Travel is a priority for me, and I took a lower pay with this job because of the promise of flexibility. If push came to shove, I’d quit this job if I can’t travel (though I like it and do good work, so don’t want to quit). Any advice on how to approach this with my boss? I don’t want to feel guilty taking time off or working flexibly/different time zones, as this is something I brought up before accepting the offer and thought we were on the same pack on.

In situations like this, I’m a big fan of naming what you’re seeing and asking about it. For example: “Before I came on board, we talked a few times about the fact that I travel six weeks a year and would sometimes be in other time zones or unavailable to respond immediately. Since I’ve been here, though, I’ve been getting the sense that the arrangement isn’t working for you. Is there something you want me doing differently?”

The danger in just bluntly asking something like this is that it could prompt your boss to say, “Yeah, this isn’t working.” And if you needed to keep the job at all costs, this might not be the approach to take. But otherwise — and particularly when you’re willing to walk away from the job over it — it’s generally useful to bring this kind of simmering issue right up to the surface so you can hash it out and figure out if the set-up can work for both of you or not. Maybe it can’t! But maybe there are tweaks you could make that would solve most of the problem (or maybe simply talking it through will remind him of what he agreed to, or so forth).

Related:
my boss is annoyed by the flexible schedule she already agreed to

3. My company announces employees’ babies … but skipped mine

My company handles employees’ new babies the same way for everyone: after a baby is born, and whenever the parents have time to send pictures (usually 1-2 weeks after the baby is born), an announcement is placed on the intranet and included in a weekly company announcement email. The announcements are all pretty brief and uniform — “Valentina and her family welcomed baby Winifred on March 2nd. Mom and baby are doing well!” plus a few pictures.

I had my second baby in July. He was born with a birth defect that required surgery when he was two days old. He then spent 18 days in the NICU recovering. Fortunately, he is now doing great!

A few days after I gave birth, an HR person reached out to ask if everything had gone okay with filing for short-term disability. She also asked if I had any pictures they could include in the announcement. I emailed back that we were in the NICU, and I would appreciate them holding the announcement until we were home. I never heard back, which I chalked up to her wanting to give me space during a difficult time.

When my son came home, I emailed the HR person to let her know that we were home. I shared that I’d love to have an announcement made about my son’s birth. I sent a few pictures and even drafted the exact wording of the announcement, since I figured she wouldn’t know whether or not I wanted the NICU information included. (The announcement was super brief, didn’t include mention of the NICU, and followed the announcement formula I shared above. I just didn’t address the fact that there were a few weeks in between when I had the baby and when the announcement was being made.) I never heard back, but I was on maternity leave and not thinking much about work, so I let it go.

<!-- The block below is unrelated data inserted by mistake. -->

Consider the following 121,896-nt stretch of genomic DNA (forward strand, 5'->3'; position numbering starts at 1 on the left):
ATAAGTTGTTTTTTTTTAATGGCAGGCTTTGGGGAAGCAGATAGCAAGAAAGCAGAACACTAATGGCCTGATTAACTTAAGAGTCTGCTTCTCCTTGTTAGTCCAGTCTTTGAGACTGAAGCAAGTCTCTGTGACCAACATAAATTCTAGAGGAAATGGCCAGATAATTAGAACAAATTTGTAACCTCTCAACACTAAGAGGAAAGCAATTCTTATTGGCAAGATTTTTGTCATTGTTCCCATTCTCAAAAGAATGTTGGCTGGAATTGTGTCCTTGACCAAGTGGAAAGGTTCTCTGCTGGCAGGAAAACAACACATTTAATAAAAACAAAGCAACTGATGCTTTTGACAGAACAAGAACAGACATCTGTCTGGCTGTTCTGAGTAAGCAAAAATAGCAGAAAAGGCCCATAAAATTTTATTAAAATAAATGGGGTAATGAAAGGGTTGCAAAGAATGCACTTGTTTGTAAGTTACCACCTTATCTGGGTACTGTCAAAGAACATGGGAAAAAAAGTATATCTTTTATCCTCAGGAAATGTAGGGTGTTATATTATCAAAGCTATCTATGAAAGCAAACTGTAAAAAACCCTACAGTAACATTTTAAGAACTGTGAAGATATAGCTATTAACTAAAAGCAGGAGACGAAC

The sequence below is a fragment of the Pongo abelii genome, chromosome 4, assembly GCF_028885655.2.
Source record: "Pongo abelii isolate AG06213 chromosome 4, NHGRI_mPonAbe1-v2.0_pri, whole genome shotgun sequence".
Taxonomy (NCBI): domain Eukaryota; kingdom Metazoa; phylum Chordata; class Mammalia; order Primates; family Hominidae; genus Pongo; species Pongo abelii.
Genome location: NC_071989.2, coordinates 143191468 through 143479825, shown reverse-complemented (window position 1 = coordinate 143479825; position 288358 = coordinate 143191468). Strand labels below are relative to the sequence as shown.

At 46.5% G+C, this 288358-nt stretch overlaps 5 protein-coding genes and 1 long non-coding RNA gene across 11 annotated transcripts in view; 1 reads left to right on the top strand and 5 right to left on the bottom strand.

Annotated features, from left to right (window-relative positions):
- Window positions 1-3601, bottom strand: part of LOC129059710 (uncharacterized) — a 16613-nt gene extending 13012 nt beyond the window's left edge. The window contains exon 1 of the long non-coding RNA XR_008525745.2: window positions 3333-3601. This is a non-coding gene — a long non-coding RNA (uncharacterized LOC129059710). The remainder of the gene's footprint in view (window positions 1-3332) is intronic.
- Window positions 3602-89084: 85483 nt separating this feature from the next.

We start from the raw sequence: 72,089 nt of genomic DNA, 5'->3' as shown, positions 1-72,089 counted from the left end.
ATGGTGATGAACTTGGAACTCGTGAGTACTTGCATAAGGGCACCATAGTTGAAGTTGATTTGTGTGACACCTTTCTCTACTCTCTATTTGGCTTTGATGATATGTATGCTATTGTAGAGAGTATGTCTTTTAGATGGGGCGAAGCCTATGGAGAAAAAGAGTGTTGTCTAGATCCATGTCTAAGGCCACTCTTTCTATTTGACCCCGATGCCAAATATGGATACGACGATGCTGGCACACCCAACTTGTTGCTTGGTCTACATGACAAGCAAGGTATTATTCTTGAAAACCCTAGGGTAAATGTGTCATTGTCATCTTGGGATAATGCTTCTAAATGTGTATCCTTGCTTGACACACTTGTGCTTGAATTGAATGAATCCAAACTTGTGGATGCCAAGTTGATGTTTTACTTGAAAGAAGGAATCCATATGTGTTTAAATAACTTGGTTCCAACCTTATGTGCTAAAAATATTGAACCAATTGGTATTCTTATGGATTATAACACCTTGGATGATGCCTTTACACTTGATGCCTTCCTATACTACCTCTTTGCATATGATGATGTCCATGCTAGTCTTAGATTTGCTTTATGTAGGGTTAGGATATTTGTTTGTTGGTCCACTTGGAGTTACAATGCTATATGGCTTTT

When I got back to work, I realized that the announcement never got made. I work remotely, so there wasn’t a big “she’s back from maternity leave! How’s the baby?” type moment. As I continued seeing people on Zoom meetings post-leave, it was clear that some of them noted the lack of announcement and were not sure if/how to ask about my baby. This has contributed to a weird lack of acknowledgment at work around my baby — it’s extremely different from the way people asked about my older son when I came back from my first maternity leave, and from how other people’s babies get asked about and discussed at work.

It’s been many months now, and the lack of announcement was presumably just an oversight, possibly coupled with some HR confusion or discomfort around the NICU situation. I keep thinking I should just let this go, but every time another new birth announcement comes up, it makes me really sad. My son is super cute, and I want to show people pictures! And while his first few weeks were tumultuous, his birth was a joyous occasion, and deserves to be acknowledged and celebrated like any other birth.

Given that my son is now seven months old and I’ve been back at work for four months … is it too late to address this with the HR person who coordinates these announcements? I’m almost certainly making this a bigger deal than it needs to be because it taps into a lot of feelings I have about my son’s birth and things going so differently than expected in so many ways … so I would appreciate an impartial person weighing in here.